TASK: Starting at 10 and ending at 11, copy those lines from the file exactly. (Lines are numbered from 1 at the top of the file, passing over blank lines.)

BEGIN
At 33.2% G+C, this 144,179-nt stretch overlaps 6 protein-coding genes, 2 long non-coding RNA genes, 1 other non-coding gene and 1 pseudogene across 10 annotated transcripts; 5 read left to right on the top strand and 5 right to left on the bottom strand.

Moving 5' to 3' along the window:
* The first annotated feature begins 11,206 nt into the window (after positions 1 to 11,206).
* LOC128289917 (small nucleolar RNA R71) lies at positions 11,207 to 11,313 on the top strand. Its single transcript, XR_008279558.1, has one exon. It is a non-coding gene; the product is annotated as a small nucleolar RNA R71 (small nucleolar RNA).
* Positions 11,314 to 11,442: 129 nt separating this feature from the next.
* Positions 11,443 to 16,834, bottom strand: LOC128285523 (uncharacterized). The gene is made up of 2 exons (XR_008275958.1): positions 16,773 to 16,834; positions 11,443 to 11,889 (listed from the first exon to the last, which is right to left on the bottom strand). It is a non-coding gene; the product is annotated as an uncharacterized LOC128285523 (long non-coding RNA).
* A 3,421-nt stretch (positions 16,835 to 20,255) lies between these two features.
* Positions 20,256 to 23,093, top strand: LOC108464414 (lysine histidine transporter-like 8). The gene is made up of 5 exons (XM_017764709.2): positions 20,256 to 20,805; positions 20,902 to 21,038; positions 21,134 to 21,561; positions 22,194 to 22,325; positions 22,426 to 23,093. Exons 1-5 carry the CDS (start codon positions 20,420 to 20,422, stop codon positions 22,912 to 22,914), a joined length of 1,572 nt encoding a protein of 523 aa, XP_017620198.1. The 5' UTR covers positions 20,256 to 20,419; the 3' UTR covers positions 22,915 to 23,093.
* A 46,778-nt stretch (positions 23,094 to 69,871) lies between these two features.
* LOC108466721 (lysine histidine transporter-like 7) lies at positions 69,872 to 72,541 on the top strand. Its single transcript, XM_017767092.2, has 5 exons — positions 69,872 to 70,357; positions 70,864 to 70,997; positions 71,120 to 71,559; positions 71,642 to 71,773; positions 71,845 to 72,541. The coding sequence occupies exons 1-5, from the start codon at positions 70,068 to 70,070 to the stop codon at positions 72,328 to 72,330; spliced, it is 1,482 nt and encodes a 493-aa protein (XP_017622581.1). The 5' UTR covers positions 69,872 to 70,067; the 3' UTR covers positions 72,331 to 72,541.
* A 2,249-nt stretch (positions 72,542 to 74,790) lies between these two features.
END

* LOC108466721 (lysine histidine transporter-like 7) lies at positions 69,872 to 72,541 on the top strand. Its single transcript, XM_017767092.2, has 5 exons — positions 69,872 to 70,357; positions 70,864 to 70,997; positions 71,120 to 71,559; positions 71,642 to 71,773; positions 71,845 to 72,541. The coding sequence occupies exons 1-5, from the start codon at positions 70,068 to 70,070 to the stop codon at positions 72,328 to 72,330; spliced, it is 1,482 nt and encodes a 493-aa protein (XP_017622581.1). The 5' UTR covers positions 69,872 to 70,067; the 3' UTR covers positions 72,331 to 72,541.
* A 2,249-nt stretch (positions 72,542 to 74,790) lies between these two features.